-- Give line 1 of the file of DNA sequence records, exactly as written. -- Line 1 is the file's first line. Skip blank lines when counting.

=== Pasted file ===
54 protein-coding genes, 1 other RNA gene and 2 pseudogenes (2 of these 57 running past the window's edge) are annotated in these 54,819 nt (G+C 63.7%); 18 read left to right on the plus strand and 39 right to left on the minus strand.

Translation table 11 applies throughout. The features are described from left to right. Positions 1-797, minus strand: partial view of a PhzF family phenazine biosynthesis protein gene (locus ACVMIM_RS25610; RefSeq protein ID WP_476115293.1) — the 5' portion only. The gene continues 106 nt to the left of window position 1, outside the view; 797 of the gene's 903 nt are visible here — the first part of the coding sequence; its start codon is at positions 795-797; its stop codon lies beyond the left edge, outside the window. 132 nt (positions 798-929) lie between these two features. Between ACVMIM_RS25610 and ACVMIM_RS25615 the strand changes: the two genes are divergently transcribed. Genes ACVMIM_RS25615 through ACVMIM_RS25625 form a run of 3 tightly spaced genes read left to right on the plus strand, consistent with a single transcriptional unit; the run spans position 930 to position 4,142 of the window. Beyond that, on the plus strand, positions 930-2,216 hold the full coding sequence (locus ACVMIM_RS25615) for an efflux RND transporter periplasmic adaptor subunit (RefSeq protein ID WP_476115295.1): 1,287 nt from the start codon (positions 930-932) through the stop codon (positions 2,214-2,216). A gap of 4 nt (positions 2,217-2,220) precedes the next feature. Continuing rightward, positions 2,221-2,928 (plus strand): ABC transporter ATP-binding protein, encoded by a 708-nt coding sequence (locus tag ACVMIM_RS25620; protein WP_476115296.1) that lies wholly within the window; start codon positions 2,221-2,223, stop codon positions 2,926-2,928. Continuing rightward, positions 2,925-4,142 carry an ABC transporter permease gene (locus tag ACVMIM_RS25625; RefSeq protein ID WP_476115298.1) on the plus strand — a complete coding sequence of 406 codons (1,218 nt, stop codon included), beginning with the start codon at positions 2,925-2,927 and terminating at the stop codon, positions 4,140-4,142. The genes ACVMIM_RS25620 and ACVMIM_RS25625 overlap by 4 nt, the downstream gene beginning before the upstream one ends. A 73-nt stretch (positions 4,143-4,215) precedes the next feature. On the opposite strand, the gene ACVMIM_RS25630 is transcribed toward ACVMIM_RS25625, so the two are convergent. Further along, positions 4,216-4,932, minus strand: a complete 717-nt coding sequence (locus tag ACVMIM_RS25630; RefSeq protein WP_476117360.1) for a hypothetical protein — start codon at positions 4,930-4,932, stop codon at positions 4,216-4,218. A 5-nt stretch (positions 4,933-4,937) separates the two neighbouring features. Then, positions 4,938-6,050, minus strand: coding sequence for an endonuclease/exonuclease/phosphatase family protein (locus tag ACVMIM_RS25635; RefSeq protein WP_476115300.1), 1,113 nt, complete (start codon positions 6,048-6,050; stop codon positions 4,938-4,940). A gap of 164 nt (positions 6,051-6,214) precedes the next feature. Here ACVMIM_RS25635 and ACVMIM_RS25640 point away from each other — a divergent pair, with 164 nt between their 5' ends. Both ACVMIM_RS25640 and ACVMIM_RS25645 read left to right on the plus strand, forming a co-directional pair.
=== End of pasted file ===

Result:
54 protein-coding genes, 1 other RNA gene and 2 pseudogenes (2 of these 57 running past the window's edge) are annotated in these 54,819 nt (G+C 63.7%); 18 read left to right on the plus strand and 39 right to left on the minus strand.